By Carey Nieuwhof
As I’ve looked at my own leadership over the years, I’ve been surprised by a few things. The things I would have predicted would determine my success and effectiveness as a leader in my 20s, are not the things that actually harm the success of most leaders. I thought skill, talent, and ability are what determined the capacity of a leader. But in every field, whether that’s ministry, business, politics, or sports, they are especially gifted people who are not in leadership anymore, because they aren’t great people. That’s a success killer no one sees coming.
Cynicism Comes With Knowledge
Very few people get fired for being cynical. Cynicism starts out innocently, but can cap your leadership if you aren’t careful. How would you define yourself? Would you say you are a cynic, optimist, or realist? I consider myself an optimist, but that optimism was challenged in my first decade of leadership very seriously. A couple joined our church and we could tell that life had been hard for them. They had faced many challenges. So our small church stepped in to help them as we could. We made house visits, we bought them groceries, we helped pay a light bill. About four years later, the church had grown to a couple hundred people and we were all having a meal together. This couple stood up in front of everyone and told the church that they were leaving because no one cared about them. And that’s where it ended. There was no happy ending. The next time another couple started attending our church, and they reminded me of the first couple, I thought I know how this ends. That’s how cynicism starts – you start projecting past failures on future situations. Cynicism creeps up on the best of us. Age and cynicism are frequent companions. Cynicism roots itself in knowledge. As a kid, you were happy because you didn’t know anything. Now your experiences color your optimism for the future. Cynicism is mean. Cynicism can be a deadly killer. It doesn’t start because you don’t care, it starts because you do.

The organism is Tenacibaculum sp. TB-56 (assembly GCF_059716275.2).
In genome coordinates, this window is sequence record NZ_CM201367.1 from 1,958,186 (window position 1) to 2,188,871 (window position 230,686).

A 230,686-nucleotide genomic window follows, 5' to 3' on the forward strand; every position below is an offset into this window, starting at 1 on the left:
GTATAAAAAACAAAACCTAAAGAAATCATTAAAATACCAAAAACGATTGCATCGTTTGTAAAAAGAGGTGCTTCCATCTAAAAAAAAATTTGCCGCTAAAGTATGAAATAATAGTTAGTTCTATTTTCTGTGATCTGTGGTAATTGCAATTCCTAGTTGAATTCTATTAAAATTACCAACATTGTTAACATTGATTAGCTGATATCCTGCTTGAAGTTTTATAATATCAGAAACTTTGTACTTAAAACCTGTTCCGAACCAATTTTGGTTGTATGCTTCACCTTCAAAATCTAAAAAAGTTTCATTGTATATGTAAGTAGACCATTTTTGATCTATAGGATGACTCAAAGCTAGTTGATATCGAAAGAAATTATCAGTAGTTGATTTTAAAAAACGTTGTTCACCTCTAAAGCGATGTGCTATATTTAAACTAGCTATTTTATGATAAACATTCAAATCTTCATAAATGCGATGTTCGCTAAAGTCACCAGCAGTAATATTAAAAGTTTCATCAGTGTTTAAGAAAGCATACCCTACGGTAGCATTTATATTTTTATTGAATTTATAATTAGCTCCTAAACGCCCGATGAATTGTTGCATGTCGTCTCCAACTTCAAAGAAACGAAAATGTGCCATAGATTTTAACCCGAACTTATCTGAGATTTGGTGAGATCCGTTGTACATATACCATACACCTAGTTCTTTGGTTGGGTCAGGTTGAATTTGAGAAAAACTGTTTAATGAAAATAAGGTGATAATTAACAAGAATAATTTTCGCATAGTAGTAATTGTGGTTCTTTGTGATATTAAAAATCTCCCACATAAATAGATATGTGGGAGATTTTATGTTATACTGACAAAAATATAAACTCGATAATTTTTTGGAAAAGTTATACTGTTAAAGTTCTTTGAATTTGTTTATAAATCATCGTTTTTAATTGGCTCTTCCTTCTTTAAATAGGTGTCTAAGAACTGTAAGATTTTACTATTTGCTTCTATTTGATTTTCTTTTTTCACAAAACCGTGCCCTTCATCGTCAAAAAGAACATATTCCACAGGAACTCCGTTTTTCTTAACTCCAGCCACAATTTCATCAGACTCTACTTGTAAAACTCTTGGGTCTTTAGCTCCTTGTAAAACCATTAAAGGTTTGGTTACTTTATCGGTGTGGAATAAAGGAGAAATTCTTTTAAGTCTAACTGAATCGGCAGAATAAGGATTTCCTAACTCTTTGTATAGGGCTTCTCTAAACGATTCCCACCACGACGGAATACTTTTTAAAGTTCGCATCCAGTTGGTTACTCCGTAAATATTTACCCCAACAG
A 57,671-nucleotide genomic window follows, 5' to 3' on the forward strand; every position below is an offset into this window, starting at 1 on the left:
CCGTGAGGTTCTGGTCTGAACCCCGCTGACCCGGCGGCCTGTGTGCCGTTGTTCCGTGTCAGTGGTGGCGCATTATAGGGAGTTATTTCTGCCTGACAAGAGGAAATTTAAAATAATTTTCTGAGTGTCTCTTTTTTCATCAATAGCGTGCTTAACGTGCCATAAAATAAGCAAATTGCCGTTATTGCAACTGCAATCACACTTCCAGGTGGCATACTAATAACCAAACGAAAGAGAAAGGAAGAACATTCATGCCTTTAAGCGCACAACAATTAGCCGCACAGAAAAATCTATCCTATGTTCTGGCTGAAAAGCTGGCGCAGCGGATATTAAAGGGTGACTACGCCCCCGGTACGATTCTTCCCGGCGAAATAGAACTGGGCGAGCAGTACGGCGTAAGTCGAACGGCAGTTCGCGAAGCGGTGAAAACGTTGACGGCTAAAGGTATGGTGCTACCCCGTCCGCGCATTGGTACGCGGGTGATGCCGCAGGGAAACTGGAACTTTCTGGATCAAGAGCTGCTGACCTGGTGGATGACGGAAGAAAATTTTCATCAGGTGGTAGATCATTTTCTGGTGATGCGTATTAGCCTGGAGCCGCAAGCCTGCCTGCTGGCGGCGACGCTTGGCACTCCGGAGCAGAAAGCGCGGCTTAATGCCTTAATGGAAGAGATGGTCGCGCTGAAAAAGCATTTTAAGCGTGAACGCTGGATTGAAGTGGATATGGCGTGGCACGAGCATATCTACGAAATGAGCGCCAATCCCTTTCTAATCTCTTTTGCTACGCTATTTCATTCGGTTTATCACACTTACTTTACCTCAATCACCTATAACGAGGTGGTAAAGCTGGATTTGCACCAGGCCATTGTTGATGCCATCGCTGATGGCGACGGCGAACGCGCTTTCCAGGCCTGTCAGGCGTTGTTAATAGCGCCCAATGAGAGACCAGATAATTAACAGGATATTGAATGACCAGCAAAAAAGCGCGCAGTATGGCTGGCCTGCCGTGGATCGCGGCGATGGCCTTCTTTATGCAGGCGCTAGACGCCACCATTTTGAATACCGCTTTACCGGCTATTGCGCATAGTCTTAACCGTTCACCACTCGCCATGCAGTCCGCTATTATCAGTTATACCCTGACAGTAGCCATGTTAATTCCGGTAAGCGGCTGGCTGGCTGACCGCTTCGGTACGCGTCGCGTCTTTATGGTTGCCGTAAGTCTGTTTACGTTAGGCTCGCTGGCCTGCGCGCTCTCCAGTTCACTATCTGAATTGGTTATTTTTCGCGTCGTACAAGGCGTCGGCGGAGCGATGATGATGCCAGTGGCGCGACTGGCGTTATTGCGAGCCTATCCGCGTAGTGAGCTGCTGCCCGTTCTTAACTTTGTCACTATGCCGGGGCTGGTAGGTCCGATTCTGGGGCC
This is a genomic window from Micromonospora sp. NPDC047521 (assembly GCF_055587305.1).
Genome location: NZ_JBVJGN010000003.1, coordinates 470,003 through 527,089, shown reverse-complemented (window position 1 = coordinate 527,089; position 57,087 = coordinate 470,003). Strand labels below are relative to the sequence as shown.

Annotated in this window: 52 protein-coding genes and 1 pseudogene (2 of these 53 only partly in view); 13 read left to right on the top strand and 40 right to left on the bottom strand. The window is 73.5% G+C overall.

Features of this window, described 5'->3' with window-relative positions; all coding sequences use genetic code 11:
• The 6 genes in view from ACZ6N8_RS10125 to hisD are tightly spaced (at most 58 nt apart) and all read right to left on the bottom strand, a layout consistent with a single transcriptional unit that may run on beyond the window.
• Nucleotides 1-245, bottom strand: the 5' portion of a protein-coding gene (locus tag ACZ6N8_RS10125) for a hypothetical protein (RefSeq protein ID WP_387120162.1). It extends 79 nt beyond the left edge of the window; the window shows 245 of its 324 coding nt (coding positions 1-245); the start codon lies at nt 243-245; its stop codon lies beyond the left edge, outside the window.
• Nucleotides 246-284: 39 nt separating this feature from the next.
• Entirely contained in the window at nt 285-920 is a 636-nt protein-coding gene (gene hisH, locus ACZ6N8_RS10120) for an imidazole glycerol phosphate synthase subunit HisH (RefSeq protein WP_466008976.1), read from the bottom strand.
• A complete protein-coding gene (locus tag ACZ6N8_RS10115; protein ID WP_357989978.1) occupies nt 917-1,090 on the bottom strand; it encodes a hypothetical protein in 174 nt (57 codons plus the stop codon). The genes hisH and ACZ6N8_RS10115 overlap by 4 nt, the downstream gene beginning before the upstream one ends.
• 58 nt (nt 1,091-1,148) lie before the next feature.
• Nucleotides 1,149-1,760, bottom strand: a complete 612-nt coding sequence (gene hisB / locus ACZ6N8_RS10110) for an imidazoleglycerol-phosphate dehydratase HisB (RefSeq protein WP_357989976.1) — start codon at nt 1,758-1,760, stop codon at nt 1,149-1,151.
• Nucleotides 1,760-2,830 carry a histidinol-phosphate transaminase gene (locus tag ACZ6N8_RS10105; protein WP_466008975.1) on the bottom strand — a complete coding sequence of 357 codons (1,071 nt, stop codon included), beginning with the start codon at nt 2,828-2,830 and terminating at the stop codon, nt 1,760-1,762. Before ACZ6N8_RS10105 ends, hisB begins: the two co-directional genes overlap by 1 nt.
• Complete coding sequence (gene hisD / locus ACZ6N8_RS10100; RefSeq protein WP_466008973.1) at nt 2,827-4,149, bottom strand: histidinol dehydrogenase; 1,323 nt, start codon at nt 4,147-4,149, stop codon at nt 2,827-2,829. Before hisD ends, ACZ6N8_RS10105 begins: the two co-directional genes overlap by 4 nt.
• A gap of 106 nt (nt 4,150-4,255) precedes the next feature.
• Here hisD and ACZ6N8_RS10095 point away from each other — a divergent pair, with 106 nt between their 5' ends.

The Great Antidote to Cynicism
As I’ve wrestled through this in my own leadership, I’ve reclaimed my optimism. I felt like God was telling me to chisel through my hardened heart to believe again, hope again, and trust again. You preach the gospel, but you have to live it. I believe the great antidote to cynicism is the gospel itself. Jesus sees death and says let Me show you resurrection. He sees hopelessness and says let Me show you hope. If you are struggling with cynicism, reclaim that belief in the foundation of the gospel. Believe again, hope again, trust again. Stay open, stay curious, stay hopeful. I believe you can reclaim your optimism, but if you don’t it’s a success killer.
Get access to Carey’s exclusive Ministry Grid courses + volunteer training for your entire church for $399/year with our Ministry Grid special offer.